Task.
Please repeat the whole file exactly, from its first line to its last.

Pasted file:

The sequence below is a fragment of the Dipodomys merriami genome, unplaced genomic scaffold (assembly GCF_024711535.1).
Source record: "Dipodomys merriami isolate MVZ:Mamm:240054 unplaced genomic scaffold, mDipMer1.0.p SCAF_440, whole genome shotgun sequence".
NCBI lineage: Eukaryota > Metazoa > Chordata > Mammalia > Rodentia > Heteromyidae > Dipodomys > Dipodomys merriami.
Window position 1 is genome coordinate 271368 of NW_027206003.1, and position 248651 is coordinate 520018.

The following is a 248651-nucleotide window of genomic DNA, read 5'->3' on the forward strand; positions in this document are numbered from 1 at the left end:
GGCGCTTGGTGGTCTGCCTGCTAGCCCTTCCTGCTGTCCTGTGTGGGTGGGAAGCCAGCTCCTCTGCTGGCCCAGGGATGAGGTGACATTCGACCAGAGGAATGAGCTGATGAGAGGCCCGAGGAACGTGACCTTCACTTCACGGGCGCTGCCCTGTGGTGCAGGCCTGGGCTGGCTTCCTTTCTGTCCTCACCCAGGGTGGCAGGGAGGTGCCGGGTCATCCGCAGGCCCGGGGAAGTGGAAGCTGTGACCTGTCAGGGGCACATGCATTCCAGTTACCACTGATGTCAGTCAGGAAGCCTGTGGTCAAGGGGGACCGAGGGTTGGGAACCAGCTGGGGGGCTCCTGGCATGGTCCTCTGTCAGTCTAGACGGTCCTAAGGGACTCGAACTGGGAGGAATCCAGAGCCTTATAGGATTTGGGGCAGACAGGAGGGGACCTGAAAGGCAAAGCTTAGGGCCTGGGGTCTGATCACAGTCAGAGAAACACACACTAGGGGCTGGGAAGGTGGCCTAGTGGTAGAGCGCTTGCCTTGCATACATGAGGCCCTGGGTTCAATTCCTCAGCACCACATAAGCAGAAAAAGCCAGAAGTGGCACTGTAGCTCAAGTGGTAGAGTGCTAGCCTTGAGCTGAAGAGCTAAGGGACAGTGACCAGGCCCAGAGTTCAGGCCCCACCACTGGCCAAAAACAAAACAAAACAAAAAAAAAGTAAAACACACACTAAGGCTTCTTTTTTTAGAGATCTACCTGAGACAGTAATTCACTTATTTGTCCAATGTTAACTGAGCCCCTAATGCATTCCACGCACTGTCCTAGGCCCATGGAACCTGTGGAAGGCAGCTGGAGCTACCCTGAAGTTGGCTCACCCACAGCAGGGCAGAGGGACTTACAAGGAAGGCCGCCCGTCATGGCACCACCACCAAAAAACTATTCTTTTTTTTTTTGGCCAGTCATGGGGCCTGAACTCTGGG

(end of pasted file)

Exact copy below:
The sequence below is a fragment of the Dipodomys merriami genome, unplaced genomic scaffold (assembly GCF_024711535.1).
Source record: "Dipodomys merriami isolate MVZ:Mamm:240054 unplaced genomic scaffold, mDipMer1.0.p SCAF_440, whole genome shotgun sequence".
NCBI lineage: Eukaryota > Metazoa > Chordata > Mammalia > Rodentia > Heteromyidae > Dipodomys > Dipodomys merriami.
Window position 1 is genome coordinate 271368 of NW_027206003.1, and position 248651 is coordinate 520018.

The following is a 248651-nucleotide window of genomic DNA, read 5'->3' on the forward strand; positions in this document are numbered from 1 at the left end:
GGCGCTTGGTGGTCTGCCTGCTAGCCCTTCCTGCTGTCCTGTGTGGGTGGGAAGCCAGCTCCTCTGCTGGCCCAGGGATGAGGTGACATTCGACCAGAGGAATGAGCTGATGAGAGGCCCGAGGAACGTGACCTTCACTTCACGGGCGCTGCCCTGTGGTGCAGGCCTGGGCTGGCTTCCTTTCTGTCCTCACCCAGGGTGGCAGGGAGGTGCCGGGTCATCCGCAGGCCCGGGGAAGTGGAAGCTGTGACCTGTCAGGGGCACATGCATTCCAGTTACCACTGATGTCAGTCAGGAAGCCTGTGGTCAAGGGGGACCGAGGGTTGGGAACCAGCTGGGGGGCTCCTGGCATGGTCCTCTGTCAGTCTAGACGGTCCTAAGGGACTCGAACTGGGAGGAATCCAGAGCCTTATAGGATTTGGGGCAGACAGGAGGGGACCTGAAAGGCAAAGCTTAGGGCCTGGGGTCTGATCACAGTCAGAGAAACACACACTAGGGGCTGGGAAGGTGGCCTAGTGGTAGAGCGCTTGCCTTGCATACATGAGGCCCTGGGTTCAATTCCTCAGCACCACATAAGCAGAAAAAGCCAGAAGTGGCACTGTAGCTCAAGTGGTAGAGTGCTAGCCTTGAGCTGAAGAGCTAAGGGACAGTGACCAGGCCCAGAGTTCAGGCCCCACCACTGGCCAAAAACAAAACAAAACAAAAAAAAAGTAAAACACACACTAAGGCTTCTTTTTTTAGAGATCTACCTGAGACAGTAATTCACTTATTTGTCCAATGTTAACTGAGCCCCTAATGCATTCCACGCACTGTCCTAGGCCCATGGAACCTGTGGAAGGCAGCTGGAGCTACCCTGAAGTTGGCTCACCCACAGCAGGGCAGAGGGACTTACAAGGAAGGCCGCCCGTCATGGCACCACCACCAAAAAACTATTCTTTTTTTTTTTGGCCAGTCATGGGGCCTGAACTCTGGG